Interview by Uriah Young
QFTD: Congratulations on being a Rockette! For those unfamiliar with your company, how would you describe the Rockettes, and what is it like being part of such a distinguished group of dancers?
Taylor: Being a Rockette is a dream come true. I have trained since I was three-years-old for this opportunity of a lifetime. The Rockettes are legendary in the dance world and have been a part of New York City's history since 1925. I feel a constant challenge from the director and choreographer of our show, Linda Habermann, and feel that each year I must out-do my last season. The Rockettes are most widely known for their presentation, The Radio City Christmas Spectacular, which is held every Christmas season at Radio City Music Hall. During rehearsal, we rehearse six days a week for six hours a day, and once the show opens, we perform six days a week with up to four shows a day. To say that this job is hard is an understatement; I go through so much emotional and physical stress during the Christmas season, but it's all worth it!
QFTD: I can only imagine the competitiveness of the auditioning process What did you have to do to become a Rockette?
Taylor: When I was a senior in high school, my best friend and I skipped school to attend the open call audition at Radio City Music Hall. Once arriving at the venue, my friend and I got in line (which wrapped around the block) and patiently awaited our turn to get in. There were nearly 1,000 girls of all ages that showed up for the audition that year! After waiting, the coordinators took a group of about 80 girls into a room. The first round of choreography was short and simple, a little mash-up of choreography from a few of the show's routines. They made a cut, and we both made it through. The next round was tap, and after another cut was made, we had to perform a jazz routine. When it was all said and done, approximately 20 girls survived the audition process. We had made it.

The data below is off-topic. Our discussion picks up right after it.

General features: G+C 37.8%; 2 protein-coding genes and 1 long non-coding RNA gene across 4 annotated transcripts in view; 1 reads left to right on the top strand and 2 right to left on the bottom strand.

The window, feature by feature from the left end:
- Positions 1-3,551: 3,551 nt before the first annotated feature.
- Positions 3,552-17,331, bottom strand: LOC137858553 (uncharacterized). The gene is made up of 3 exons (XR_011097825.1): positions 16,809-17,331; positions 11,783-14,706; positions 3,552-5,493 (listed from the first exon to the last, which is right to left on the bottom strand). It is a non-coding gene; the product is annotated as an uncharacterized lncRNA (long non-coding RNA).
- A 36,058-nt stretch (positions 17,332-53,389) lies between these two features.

QFTD: Surely, your success did not happen overnight. Tell us about your path to becoming a Rockette.
Taylor: Dancing has been a part of my life since I was a small child. I trained at The Dance Academy in Holland, PA, where I grew as a dancer and as a person. Throughout my years at The Dance Academy, I was trained in ballet, tap, jazz, lyrical, acrobatics, hip-hop and contemporary. By age ten, I was winning competitions as a soloist and decided to put my dreams as a dentist aside to focus on becoming a professional dancer. I experienced quite a few auditions in my youth, such as the West Side Story audition when I was sixteen. This was my first "real" audition, and I made it to the end of all the call backs with five girls remaining. I never heard back from the production company, but I still felt that this was a major accomplishment and another stepping stone toward my dream.
QFTD: Your dance company performs at multiple events each year. What's your favorite?